Some two years ago, Google had a crazy idea: We all spend so much of our computing time on the Web, yet most of the maintenance required by a personal computer has little to do with that — so why not delete the non-Web parts of the PC?
So in 2009, Google announced an operating system called Chrome OS that would weld its Chrome browser to the simplest software needed to drive a screen and keyboard and get online. You'd rely on Web services to store your data and run your applications, and your new computer would be immune to the usual viruses.
The first devices built from those blueprints emerged in June: "Chromebooks" from Samsung and Acer.
A computer that does "nothing but the Web," as Google advertises, can be a strange concept, so I've spent longer than usual trying Samsung's Series 5 3G Chromebook. But weeks into testing a review unit loaned by Samsung — even after software updates from Google have fixed bugs and improved its stability — I still can't see spending $499.99 on this model.
Google's "nothing but the Web" tagline understates the Chromebook's problems.
I like Web-based applications — they let you work from almost anywhere, they don't require installing software, there are no security fixes to download later on — but they do need an Internet connection. And where other computers allow you to work around a lack of bandwidth by switching to conventional programs that can later sync back to a Web application (for example, reading your Gmail through Apple's Mail application), Chrome OS doesn't allow for that.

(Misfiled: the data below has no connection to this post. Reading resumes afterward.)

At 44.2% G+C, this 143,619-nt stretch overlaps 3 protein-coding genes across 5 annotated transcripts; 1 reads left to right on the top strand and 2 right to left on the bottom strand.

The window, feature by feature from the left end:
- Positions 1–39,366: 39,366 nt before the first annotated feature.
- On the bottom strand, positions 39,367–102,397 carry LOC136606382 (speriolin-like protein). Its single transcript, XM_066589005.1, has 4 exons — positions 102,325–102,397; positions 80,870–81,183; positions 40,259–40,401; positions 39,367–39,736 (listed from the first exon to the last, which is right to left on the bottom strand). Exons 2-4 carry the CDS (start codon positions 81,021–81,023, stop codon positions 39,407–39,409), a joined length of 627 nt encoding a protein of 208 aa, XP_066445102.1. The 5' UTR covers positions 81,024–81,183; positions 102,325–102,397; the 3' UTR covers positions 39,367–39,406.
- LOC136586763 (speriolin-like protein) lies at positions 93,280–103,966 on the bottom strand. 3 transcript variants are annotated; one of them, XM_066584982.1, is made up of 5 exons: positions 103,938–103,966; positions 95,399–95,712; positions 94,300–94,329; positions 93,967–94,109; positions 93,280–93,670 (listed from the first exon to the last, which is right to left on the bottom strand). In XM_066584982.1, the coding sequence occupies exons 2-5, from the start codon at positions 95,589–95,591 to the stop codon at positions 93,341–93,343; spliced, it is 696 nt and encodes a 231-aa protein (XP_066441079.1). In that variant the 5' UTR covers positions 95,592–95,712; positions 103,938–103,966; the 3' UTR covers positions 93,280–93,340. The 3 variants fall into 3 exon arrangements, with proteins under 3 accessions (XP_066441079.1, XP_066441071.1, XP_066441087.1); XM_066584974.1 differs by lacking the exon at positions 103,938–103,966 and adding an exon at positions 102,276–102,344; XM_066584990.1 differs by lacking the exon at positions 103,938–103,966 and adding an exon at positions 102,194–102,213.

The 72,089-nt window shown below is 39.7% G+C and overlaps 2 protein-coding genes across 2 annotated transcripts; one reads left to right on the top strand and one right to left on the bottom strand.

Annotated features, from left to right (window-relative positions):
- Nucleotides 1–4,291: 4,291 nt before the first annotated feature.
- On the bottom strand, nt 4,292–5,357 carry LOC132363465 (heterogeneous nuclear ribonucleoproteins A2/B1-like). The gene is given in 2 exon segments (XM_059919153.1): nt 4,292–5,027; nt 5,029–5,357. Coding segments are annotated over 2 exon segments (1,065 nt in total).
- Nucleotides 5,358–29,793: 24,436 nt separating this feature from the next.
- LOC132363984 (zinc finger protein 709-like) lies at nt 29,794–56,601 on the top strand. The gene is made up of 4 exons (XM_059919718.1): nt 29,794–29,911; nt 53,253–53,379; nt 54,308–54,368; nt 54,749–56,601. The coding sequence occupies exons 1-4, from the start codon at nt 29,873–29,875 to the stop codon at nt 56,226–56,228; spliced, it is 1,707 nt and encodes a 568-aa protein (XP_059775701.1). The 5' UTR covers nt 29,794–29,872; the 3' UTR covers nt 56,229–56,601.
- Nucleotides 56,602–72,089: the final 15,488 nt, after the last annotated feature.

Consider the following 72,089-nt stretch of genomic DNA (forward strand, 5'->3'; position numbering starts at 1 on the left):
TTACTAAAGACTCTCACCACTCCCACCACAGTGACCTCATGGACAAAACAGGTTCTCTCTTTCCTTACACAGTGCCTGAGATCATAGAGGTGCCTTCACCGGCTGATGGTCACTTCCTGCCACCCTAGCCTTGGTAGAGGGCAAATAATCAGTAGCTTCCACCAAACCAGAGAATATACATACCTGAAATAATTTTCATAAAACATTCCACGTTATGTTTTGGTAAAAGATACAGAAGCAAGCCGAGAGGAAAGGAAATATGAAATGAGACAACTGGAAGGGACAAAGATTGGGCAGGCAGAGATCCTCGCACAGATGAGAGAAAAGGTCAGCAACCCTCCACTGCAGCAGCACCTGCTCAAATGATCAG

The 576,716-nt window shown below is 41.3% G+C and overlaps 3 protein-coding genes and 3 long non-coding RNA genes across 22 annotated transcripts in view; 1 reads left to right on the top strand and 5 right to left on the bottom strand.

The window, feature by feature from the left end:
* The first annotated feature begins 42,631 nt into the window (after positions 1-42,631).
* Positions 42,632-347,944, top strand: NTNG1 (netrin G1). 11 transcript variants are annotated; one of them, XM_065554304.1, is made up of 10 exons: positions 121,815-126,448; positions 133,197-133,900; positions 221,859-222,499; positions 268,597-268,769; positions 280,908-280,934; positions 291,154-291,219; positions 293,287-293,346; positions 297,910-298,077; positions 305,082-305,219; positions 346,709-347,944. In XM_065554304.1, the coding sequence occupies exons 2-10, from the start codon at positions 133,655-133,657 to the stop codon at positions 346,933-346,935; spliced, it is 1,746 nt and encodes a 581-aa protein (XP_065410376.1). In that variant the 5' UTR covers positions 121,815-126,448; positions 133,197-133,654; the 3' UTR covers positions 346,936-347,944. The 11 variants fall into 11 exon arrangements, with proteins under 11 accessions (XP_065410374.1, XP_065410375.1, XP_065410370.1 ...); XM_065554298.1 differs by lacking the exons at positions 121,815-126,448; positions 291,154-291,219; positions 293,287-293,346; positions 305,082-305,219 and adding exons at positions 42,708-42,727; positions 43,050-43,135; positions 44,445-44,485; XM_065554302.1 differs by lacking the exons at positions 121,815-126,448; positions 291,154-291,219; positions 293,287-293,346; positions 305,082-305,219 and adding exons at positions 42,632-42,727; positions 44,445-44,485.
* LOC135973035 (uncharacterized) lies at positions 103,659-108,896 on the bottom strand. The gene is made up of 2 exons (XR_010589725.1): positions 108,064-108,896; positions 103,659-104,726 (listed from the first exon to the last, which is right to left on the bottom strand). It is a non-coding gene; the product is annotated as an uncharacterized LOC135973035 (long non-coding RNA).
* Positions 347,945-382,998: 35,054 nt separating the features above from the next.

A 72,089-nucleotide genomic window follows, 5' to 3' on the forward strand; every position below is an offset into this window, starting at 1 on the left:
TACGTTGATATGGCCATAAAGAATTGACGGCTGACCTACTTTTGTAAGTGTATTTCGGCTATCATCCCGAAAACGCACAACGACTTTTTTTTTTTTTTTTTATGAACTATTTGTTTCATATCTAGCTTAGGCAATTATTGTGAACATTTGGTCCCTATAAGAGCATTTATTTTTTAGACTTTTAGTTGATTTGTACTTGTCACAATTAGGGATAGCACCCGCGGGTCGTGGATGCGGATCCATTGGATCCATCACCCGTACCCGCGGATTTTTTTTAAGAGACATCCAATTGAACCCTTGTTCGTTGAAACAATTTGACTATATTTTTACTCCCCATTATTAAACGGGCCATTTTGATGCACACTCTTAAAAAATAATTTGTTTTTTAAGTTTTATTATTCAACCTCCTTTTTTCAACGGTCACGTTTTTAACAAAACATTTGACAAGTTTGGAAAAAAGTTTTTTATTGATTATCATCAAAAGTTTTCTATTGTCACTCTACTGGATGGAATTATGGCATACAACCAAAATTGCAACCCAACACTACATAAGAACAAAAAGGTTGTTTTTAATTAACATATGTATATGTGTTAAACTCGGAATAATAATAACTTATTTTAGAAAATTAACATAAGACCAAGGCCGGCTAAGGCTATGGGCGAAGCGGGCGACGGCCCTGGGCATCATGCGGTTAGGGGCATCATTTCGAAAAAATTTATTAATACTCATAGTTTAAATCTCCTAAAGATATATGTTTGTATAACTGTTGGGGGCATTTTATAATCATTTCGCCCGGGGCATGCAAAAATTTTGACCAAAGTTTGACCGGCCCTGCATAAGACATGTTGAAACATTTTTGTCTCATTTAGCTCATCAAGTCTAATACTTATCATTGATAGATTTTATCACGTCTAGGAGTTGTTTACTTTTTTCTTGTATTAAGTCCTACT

Instead, it lets you install Web apps, built out of standard Web coding, that can, in theory, run offline. But the selection in Google's Chrome Web Store is frustratingly erratic; many of these so-called apps are just bookmarks by another name.
The Web-app, offline-friendly version of Rovio's Angry Birds is an exception; Google's own Gmail is more typical. It won't provide an offline mode for Chrome OS until the third quarter, even while this Web-mail service still works offline in Mozilla Firefox and Internet Explorer on "real" computers.
So you're looking at a laptop that only functions while you're on Wi-Fi or within range of Verizon Wireless's 3G mobile broadband (3G-capable Chromebooks come with the thoughtful freebie of 100 megabytes of 3G use a month, with extra data available at reasonable rates).
The Series 5 Chromebook did live up to Google's billing in its quick boot time — about eight seconds to reach the prompt to log into the Google Account it requires — and long battery life, at nearly eight hours of nearly uninterrupted Web use.
But the Series 5's Intel Atom processor looked underpowered; the computer took about seven seconds to display thumbnail images of photos taken with recent digital cameras when I popped an SD Card into its slot. (You can view files off memory cards and USB flash drives plugged into this laptop, but you're expected to upload them to a Web service like Google's Picasa for longer-term storage.)
And at 3.27 lbs., the Series 5 only weighed only an ounce less than the $500-ish Lenovo ThinkPad I bought in June, which is itself no slouch at battery life.
Much of Google's Chromebook pitch, as I saw when I spoke at a cloud-computing conference organized by the Mountain View, Calif., company for government executives this summer, emphasizes how this concept can ease computing for large organizations. That could be true. But for individuals, the Chromebook looks at best an incomplete experiment.
Credit: Rob Pegoraro/Discovery